The bill to end employment discrimination against lesbian, gay, bisexual and transgender (LGBT) employees may have gone too far, but still, it hasn’t reach the point where the entire nation would finally see it as a law.
Thus, in a recent string of effort to push the bill that aims to protect the LGBT individuals working under federal contractors from being discriminated on the basis of sexual preference or gender orientation, gay rights advocates have once again called on President Barack Obama to sign an executive order banning LGBT discrimination.
In his statement, legislative spokesperson Ian Thompson said while at the Washington Office of the American Civil Liberties Union:
“This is the single most important thing that President Obama can do on his won in his second term to eradicate discrimination from the workplace.”
On the other hand, White House spokesperson Jay Carney said in his previous statement that the administration remains firm in pushing Employment Non-discrimination Act (ENDA), which is far similar from an executive order. ENDA focuses on reaching companies that do not do business with the federal government. The said bill would only ban discrimination based on sexual orientation and gender preference by most companies with 15 or more employees.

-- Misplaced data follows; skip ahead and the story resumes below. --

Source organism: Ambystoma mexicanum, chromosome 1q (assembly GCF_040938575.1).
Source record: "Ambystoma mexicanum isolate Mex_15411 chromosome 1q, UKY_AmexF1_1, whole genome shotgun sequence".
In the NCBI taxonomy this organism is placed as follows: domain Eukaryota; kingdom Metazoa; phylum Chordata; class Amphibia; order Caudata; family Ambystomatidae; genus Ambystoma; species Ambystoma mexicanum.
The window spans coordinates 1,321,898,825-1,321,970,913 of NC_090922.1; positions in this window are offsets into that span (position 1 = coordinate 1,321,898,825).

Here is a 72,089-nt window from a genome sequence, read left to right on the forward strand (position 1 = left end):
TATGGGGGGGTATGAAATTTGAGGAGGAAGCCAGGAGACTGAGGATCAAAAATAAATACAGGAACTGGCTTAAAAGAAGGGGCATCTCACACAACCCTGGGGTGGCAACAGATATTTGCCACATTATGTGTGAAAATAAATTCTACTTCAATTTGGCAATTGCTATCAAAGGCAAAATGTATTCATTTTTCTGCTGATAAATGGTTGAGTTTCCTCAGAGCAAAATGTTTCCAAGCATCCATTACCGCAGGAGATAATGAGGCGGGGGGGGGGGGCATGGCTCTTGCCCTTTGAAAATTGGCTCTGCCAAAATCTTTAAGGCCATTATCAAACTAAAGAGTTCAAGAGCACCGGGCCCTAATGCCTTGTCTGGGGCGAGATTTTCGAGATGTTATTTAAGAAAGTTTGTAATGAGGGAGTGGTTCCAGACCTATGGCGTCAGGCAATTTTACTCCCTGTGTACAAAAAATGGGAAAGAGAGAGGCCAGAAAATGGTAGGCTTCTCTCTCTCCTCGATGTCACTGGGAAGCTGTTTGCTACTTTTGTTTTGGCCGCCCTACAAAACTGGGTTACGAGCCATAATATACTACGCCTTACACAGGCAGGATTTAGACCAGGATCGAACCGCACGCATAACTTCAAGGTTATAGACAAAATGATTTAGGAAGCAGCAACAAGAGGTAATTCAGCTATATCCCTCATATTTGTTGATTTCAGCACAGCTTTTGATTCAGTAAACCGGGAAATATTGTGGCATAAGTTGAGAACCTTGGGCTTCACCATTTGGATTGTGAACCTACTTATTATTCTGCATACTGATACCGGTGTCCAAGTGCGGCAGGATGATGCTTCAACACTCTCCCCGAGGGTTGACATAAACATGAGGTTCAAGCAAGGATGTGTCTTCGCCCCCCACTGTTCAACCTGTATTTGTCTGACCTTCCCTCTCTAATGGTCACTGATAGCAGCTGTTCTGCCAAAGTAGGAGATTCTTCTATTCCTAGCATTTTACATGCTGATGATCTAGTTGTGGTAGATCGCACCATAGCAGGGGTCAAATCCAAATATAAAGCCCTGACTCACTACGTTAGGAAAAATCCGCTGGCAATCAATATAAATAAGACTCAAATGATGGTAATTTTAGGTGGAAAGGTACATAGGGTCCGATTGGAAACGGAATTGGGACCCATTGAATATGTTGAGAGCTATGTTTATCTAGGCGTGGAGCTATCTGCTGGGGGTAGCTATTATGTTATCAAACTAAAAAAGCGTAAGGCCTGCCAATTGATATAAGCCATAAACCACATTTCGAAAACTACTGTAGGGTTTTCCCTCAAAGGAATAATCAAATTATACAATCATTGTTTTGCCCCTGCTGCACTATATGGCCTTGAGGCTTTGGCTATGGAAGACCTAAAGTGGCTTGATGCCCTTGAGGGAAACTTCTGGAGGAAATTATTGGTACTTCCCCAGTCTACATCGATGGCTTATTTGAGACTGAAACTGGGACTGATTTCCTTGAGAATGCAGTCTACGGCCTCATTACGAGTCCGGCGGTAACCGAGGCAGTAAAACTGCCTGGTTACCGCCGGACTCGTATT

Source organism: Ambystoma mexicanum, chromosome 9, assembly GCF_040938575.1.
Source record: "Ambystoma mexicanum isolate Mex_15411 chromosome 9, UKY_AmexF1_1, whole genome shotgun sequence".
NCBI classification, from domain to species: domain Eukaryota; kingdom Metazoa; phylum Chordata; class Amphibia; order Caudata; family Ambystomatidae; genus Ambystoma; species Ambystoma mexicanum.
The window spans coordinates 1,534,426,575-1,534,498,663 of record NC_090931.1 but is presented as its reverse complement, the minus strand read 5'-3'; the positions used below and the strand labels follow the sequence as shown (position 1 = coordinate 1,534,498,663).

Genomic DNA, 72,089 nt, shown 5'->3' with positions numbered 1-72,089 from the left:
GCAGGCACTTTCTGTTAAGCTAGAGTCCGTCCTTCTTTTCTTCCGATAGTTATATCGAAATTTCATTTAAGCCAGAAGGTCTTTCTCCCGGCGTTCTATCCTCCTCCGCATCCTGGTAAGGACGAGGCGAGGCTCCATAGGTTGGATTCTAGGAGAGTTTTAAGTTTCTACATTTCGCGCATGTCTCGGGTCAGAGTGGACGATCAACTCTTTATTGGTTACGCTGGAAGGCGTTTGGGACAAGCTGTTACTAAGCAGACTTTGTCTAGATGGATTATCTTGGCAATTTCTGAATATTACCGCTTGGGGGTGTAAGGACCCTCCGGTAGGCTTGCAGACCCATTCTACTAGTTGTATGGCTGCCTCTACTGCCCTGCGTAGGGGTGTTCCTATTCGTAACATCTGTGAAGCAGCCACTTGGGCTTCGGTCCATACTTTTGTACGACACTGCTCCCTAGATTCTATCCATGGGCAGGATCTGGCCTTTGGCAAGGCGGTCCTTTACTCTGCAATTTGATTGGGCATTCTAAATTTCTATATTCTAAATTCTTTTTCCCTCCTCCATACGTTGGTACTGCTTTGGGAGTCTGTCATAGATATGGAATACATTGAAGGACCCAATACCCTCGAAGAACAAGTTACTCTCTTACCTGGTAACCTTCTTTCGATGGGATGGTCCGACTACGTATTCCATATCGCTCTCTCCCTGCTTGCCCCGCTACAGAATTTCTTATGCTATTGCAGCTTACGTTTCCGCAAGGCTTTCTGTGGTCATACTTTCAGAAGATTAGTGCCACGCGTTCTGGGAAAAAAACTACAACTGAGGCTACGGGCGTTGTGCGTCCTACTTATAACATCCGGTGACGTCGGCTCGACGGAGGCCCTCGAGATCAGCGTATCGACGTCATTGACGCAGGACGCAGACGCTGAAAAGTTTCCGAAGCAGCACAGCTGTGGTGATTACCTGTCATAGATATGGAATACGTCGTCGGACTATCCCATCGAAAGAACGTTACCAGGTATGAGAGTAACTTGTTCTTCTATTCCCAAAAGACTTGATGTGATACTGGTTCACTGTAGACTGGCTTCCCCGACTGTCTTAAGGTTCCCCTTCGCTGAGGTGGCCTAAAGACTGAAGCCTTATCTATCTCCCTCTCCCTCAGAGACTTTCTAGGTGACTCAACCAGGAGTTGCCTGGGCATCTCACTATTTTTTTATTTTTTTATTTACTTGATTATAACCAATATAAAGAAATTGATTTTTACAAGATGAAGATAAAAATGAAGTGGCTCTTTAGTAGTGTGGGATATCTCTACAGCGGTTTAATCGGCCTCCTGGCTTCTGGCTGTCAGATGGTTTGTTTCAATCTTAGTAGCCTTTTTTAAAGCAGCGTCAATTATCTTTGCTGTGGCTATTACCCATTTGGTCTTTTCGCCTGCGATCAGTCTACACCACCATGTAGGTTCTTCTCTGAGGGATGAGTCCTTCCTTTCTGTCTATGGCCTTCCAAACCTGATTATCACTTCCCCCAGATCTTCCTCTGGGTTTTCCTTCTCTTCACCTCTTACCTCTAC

For the current administration, it believes that ENDA would be a legislative remedy that is more comprehensive. However, although the bill has already passed the Senate last November, Speaker John Boehner, pledged not to bring ENDA for a vote in senate this year.
Thus, the only hope the LGBT advocates hold on to so far is an executive order. However, experts have anticipated that if Obama uses his administrative power to sign an executive order, it could most likely provoke the Congress, which would only make it harder for the bill to pass.
Another reason why the administration remains hesitant in issuing such executive order is because every time Obama uses his administrative power, he is like raising expectations that he can act the same way on other pressing national issues like the immigration reform, speculated by the experts.
Thus, gay rights advocates fear that time could be running out for the president to act on the matter. While Obama loses sufficient time to address the issue, advocates as well somehow lose their last hope to end discrimination against the LGBT individuals, they claimed.